Bros, directed by Nicholas Stoller, written by Northwestern alumnus Billy Eichner and Stoller, is a film that prides itself on a couple of firsts: the first romantic comedy from a major studio focusing on gay men and Eichner as the first openly gay man to write and star in a studio picture. Featuring an LGBTQ+ principal cast, the film hilariously threads the needle in its portrayal of common complications across all romantic relationships, while never sacrificing the uniqueness of LGBTQ+ experiences.
I sat down with Eichner and costar Luke Macfarlane—who play protagonists Bobbyand Aaron, respectively—to discuss the joy of the theatrical experience, bringing the film from idea to reality, and the exuberant messiness of loving both complicated people and communities. What follows has been edited for length and clarity.
Adam Mullins-Khatib: When you spoke to the audience after the screening last night, you spoke to the importance of sitting together in a theater and laughing. What does that really mean to you and why is that process so important?
Billy Eichner: I think we’ve forgotten how much fun it is to sit in a movie theater with people and laugh for a couple of hours, you know? I think—I hope—Bros is a reminder to people of that, “Oh, wow.”
Seeing a comedy in a movie theater, and not just watching it at home by yourself, but sitting there with hundreds of other people and laughing together and being moved together. That’s a very special communal experience. You know, it’s an experience I grew up having all the time that we took for granted. And now we don’t get that anymore. You know, a lot of the movies that get released in theaters are pretty dark and gritty and cynical and or they’re harm movies, you know, they’re meant to scare people.
And I love a lot of those movies, nothing against those movies, but, you know, we used to get comedies in movie theaters, too, things that made you laugh and feel good about life and were uplifting and made you feel hopeful. And there’s something about experiencing that with hundreds of other people that I think is very comforting and delightful and makes you feel good about life. So, I hope that Bros gives people that experience.
Luke Macfarlane: Again, we were for the last maybe five to six minutes kind of waiting in the hallway and listening, and I forgot how much I like listening to people respond to something. And there’s something so immediate, it’s like a light switch with laughter, you kind of know. There are different versions of it—it slowly comes up or it doesn’t come up. I’ve seen the movie enough times now that I can, not just watch a movie, but also listen to the audience watch the movie. And that’s delightful, absolutely delightful.
Absolutely, it’s so interesting these days the dearth of these kinds of comedies in theaters. I love all kinds of movies, but it’s sad, losing that experience of just being in that room and laughing together, not just being nervous or scared or anxious together.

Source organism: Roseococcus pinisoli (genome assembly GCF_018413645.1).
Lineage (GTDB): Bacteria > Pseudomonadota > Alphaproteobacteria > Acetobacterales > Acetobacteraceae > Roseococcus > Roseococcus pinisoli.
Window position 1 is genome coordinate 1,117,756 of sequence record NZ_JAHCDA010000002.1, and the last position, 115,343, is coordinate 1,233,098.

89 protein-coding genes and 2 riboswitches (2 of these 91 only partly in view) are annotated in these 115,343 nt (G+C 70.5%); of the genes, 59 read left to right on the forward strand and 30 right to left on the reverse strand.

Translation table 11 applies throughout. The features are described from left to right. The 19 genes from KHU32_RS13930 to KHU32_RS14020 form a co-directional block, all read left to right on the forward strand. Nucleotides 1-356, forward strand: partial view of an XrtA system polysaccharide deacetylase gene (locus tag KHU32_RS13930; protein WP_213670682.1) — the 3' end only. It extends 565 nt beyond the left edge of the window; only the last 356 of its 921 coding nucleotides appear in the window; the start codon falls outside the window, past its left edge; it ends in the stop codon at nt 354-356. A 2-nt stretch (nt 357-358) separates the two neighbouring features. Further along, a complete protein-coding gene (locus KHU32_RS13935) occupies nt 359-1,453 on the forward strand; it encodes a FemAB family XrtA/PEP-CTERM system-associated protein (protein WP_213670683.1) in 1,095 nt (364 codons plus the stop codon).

Eichner: Right, or suffering through a four-hour movie together. And, for LGBTQ movies, the few that we’ve got, they’ve so often been about the suffering of being gay. About the torture of the closet. They’re period pieces about tortured gay, gay cowboy, queer people, and we’re getting beaten up and we’re dying of several different diseases, and we’re being played by straight male movie stars. So, we don’t even get to play the roles where we’re dying! And look, those stories are important to tell. I don’t mean to diminish those. That is part of our history, and part of our existence as queer people, but we also fall in love and make each other laugh a lot. My experience of being gay is and has been pretty joyful. Most of the time when it has been complicated or challenging, it’s been in the way that being a human is complicated and challenging for everyone straight or LGBTQ. So again, this is a rare movie, and I’m glad to be giving people that experience and I hope they take us up on it.
In terms of the development process and bringing this idea from inception to the theaters, were there any particular points that struck you as critical in that process? Like you said, you don’t typically see this kind of story and this kind of representation in the theater, so was there something about creating this film that really stands out to you as an aha moment?
Eichner: Sort of, yeah. You know it’s the first movie I’ve ever written and the first movie I’ve ever starred in. But, I didn’t make it by myself. I made it with two very experienced guys who made a lot of great major studio comedies, Judd Apatow and Nick Stoller. Bridesmaids, The 40-Year-Old Virgin, Forgetting Sarah Marshall, and the list goes on and on.
I love those movies. So, you know, for all of us and for me, especially, it meant a lot that the movie be hilarious. We’re comedy guys, first and foremost, you don’t sit down and say, “I’m writing a historic comedy, or I’m going to write a gay movie, etc.” We sat down and said, “Let’s make the funniest movie we can make.”
But also, and I told those guys from the beginning—and to their credit, they were always backing me up on it—I said, “It has to be authentic.” That was what I want to give people. I want LGBTQ folks and the gay men that the movie is essentially about to see themselves reflected in a way we have not gotten nearly enough of over the years, especially on a big screen in the movie theater. And I think it’s important and fun and exciting for straight people, who might think they know what it’s like to be gay based on a few wacky sitcom characters they’ve seen over the years, but they don’t really know.
So, in addition to getting what I hope is a very funny experience at the movies for them and making them laugh out loud, they’re also getting a peek behind the curtain at a culture they may think they know, but they don’t really know.
I told Nick and Judd from the beginning, we can’t just do When Harry Met Sally and slip in two gay guys, you know? We don’t play by those rules. And the movie has to reflect that. So that was really important to me.
Macfarlane: The rules are different.
Eichner: The rules are different, sometimes.